US spy agency hacked Pakistani cellular networks, shows leaked data

Leaked arsenal of hacking tools was allegedly used by NSA "to covertly infect computers worldwide"

Sajjad Haider
US spy agency hacked Pakistani cellular networks, shows leaked data

A leaked arsenal of hacking tools allegedly belonging to the National Security Agency (NSA) shows the US spy agency infiltrated the servers of a major Pakistani cellular service provider.

The data dump, publicly released by the ShadowBrokers hacking group earlier this week, includes alleged digital weapons and notes shared by NSA operators about their access inside the servers of a Pakistani mobile network.

Notes contained in the massive dump of encrypted data, which is still being analysed by network security researchers, include details of how NSA used the exploits to infiltrate cellular operators in Pakistan.  

One snippet from the leak, several terabytes in size, includes at least 14 lines mentioning different servers operated by a major Pakistani cellular network.  

The snippet, analysed by a security researcher who goes by the name X0rz, appears to show NSA operators sharing a step-by-step technical guide on how to hack into the servers.

"Try one of the following…old way, may not work on new machines," says one section of the snippet.

Another section appears to show methods to retrieve call logs of users of the Pakistani cellular service.

"If searching for LACs and cell id's, use the format in the documentation…if searching for phone numbers, use the normal format," it says.

In a tweet, Wikileaks claimed the leaked "NSA cyber weapons variants" include "code showing hacking of Pakistan mobile system".

The data dump was publicly released earlier this week by the ShadowBrokers hacking group after it failed to auction the arsenal of hacking tools.

In a lengthy anonymous blog post, the group claimed it was releasing the files as a "form of protest" after losing faith in the leadership of US President Donald Trump.

ShadowBrokers had announced the auction for the alleged NSA cyber weapons in August last year.

The authenticity of the code being NSA software was later confirmed by documents provided by whistleblower and former National Security Agency contractor Edward Snowden to the Intercept.

The exploits are "part of a powerful constellation of tools used to covertly infect computers worldwide", said the Intercept, whose editors include journalists that worked with Snowden to publicise his notorious 2013 NSA leak revealing the extent of government snooping on private data.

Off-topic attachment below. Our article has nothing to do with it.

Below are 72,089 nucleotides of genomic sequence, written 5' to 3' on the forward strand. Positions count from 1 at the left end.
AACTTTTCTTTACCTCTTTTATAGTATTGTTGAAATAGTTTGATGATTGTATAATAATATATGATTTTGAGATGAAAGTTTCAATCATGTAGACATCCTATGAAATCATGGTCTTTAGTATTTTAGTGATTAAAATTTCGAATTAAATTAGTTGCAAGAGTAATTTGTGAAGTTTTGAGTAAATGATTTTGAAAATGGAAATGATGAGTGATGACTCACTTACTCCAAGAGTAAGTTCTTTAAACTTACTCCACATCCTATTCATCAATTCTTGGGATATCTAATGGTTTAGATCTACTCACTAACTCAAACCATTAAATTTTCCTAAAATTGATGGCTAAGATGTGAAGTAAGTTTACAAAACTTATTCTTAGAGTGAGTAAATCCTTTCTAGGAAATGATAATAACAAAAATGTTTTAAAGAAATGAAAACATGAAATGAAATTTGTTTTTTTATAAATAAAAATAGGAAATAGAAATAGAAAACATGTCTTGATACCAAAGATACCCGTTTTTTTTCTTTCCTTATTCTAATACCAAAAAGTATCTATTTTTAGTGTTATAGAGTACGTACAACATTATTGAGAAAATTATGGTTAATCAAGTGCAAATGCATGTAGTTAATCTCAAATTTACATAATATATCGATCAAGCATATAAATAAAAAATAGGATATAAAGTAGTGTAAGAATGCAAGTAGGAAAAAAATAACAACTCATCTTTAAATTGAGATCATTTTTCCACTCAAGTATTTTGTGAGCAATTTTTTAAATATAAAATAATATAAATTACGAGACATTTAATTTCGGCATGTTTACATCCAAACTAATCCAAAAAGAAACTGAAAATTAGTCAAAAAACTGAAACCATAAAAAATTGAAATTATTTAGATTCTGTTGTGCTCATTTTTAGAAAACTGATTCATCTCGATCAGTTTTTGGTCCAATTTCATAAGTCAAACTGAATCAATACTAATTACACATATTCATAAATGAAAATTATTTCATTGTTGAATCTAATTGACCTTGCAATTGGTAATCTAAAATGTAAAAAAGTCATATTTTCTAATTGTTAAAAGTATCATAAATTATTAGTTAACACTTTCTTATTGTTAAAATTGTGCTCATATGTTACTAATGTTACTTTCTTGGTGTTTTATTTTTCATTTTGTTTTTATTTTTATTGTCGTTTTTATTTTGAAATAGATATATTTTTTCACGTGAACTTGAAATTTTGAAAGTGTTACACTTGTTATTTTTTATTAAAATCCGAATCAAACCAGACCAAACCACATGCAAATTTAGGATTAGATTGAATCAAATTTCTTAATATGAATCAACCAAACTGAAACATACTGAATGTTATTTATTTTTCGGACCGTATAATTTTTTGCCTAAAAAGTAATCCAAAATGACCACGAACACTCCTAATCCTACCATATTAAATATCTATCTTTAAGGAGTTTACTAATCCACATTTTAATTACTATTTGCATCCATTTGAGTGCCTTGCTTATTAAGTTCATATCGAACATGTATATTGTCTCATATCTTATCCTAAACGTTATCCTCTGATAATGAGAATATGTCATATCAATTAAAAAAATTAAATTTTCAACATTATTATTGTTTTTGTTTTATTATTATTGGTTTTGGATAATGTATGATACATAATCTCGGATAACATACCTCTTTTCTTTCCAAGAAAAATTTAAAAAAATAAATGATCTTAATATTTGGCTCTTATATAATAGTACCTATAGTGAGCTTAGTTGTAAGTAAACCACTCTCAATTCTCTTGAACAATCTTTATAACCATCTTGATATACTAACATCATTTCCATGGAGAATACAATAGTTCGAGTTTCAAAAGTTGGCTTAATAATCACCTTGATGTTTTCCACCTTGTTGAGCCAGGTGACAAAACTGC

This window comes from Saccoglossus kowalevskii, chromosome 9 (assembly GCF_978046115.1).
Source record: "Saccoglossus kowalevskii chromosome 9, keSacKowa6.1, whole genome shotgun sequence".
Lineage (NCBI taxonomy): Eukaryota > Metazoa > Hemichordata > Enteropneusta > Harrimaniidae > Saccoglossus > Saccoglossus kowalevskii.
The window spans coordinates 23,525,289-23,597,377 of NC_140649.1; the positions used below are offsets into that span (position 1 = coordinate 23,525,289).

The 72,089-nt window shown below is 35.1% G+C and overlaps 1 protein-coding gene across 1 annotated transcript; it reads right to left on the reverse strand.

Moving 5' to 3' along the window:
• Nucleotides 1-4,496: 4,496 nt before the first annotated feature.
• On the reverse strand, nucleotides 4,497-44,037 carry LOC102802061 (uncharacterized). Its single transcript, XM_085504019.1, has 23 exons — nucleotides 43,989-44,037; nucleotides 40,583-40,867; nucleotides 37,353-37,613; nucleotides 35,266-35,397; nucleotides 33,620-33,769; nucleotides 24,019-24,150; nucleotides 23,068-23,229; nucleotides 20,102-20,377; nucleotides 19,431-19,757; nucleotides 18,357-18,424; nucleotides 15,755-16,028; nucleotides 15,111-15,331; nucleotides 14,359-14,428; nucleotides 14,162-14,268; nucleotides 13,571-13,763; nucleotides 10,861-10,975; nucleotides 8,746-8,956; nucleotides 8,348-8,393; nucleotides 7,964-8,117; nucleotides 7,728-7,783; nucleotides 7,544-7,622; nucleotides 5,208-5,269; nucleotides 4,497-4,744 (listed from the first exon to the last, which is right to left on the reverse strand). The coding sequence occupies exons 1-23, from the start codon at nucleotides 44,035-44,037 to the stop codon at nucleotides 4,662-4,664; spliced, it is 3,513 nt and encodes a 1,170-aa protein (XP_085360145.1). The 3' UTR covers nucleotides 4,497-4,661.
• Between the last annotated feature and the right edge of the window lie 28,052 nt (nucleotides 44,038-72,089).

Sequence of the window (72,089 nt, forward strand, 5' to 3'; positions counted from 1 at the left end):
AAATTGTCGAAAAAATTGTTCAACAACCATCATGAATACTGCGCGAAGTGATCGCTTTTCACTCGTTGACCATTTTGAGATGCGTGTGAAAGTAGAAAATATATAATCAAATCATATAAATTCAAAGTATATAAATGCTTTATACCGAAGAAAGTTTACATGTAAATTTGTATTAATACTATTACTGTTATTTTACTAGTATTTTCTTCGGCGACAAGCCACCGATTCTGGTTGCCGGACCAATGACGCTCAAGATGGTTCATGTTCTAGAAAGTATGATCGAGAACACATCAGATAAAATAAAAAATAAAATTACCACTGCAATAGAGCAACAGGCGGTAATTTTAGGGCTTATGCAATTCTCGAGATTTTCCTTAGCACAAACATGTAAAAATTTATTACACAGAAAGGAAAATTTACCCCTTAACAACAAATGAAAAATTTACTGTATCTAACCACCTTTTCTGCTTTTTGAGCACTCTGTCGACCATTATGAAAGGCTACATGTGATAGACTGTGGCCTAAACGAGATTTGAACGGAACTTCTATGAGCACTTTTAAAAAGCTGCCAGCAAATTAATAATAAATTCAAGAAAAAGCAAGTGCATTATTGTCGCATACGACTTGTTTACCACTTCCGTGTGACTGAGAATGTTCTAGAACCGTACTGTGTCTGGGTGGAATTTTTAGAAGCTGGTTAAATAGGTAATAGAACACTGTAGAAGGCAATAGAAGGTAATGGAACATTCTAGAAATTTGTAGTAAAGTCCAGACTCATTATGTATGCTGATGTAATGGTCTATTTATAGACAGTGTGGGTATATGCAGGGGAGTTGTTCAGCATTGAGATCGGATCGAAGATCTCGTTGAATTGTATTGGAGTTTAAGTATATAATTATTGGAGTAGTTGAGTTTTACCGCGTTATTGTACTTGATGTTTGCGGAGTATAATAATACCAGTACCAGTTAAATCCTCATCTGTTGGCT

It is unclear when the tools were used or how many Pakistani cellular networks were infiltrated, as security researchers are still analysing the massive trove of leaked data over terabytes in size.

The Shadowbrokers release is the latest in a string of leaks from hackers and whistleblowers raising questions over a mass electronic surveillance, espionage, and infection program run by the United States.

Last year, documents released by Snowden confirmed that US agencies hacked into targets in the Pakistan's National Telecommunications Corporation (NTC) to spy on the country's political and military leadership.

In the leak of top-secret documents, Snowden released a classified draft NSA manual on how to implant the SECONDDATE malware – malicious code used to monitor or control someone else's computer.

The draft NSA manual contained instructions telling NSA operators to use a specific string of characters associated with the SECONDDATE malware program.

The documents revealed at least "two documented cases of SECONDDATE being used to successfully infect computers overseas" including "successful attacks against computer systems in…Pakistan."

A report by The Intercept claimed NSA hackers used the malicious program to breach targets in Pakistan’s NTC VIP Division, which contained documents pertaining to "the backbone of Pakistan’s Green Line communications network" used by the "civilian and military leadership".

Last month, Wikileaks released its largest ever publication of confidential documents on the US Central Intelligence Agency.

The release purported to show that the CIA had lost control of a majority of its cyber weapons arsenal – including malware, viruses, trojans, and associated documentation – which it allegedly used to hack into US and European company products, including commonly used electronic devices and software such as Apple's iPhone, Google's Android, Microsoft's Windows, and even Samsung TVs.